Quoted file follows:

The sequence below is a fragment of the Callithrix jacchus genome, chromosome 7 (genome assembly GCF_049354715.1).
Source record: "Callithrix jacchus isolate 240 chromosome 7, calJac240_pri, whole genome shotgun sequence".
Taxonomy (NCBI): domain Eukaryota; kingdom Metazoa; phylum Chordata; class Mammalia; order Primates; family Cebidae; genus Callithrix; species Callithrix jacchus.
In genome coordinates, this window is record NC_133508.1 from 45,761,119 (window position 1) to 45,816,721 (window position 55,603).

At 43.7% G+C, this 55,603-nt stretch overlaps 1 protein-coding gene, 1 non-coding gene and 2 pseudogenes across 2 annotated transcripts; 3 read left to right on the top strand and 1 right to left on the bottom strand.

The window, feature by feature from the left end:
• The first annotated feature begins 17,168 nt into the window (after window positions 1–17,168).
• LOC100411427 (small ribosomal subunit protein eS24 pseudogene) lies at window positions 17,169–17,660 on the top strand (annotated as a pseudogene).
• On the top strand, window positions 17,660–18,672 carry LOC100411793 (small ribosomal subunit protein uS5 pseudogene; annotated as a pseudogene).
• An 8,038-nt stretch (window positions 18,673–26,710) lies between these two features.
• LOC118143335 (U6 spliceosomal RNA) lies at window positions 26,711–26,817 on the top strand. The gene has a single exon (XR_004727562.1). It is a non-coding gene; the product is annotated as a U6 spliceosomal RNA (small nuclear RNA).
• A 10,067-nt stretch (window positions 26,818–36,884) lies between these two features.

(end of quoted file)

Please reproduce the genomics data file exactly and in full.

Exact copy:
The sequence below is a fragment of the Callithrix jacchus genome, chromosome 7 (genome assembly GCF_049354715.1).
Source record: "Callithrix jacchus isolate 240 chromosome 7, calJac240_pri, whole genome shotgun sequence".
Taxonomy (NCBI): domain Eukaryota; kingdom Metazoa; phylum Chordata; class Mammalia; order Primates; family Cebidae; genus Callithrix; species Callithrix jacchus.
In genome coordinates, this window is record NC_133508.1 from 45,761,119 (window position 1) to 45,816,721 (window position 55,603).

At 43.7% G+C, this 55,603-nt stretch overlaps 1 protein-coding gene, 1 non-coding gene and 2 pseudogenes across 2 annotated transcripts; 3 read left to right on the top strand and 1 right to left on the bottom strand.

The window, feature by feature from the left end:
• The first annotated feature begins 17,168 nt into the window (after window positions 1–17,168).
• LOC100411427 (small ribosomal subunit protein eS24 pseudogene) lies at window positions 17,169–17,660 on the top strand (annotated as a pseudogene).
• On the top strand, window positions 17,660–18,672 carry LOC100411793 (small ribosomal subunit protein uS5 pseudogene; annotated as a pseudogene).
• An 8,038-nt stretch (window positions 18,673–26,710) lies between these two features.
• LOC118143335 (U6 spliceosomal RNA) lies at window positions 26,711–26,817 on the top strand. The gene has a single exon (XR_004727562.1). It is a non-coding gene; the product is annotated as a U6 spliceosomal RNA (small nuclear RNA).
• A 10,067-nt stretch (window positions 26,818–36,884) lies between these two features.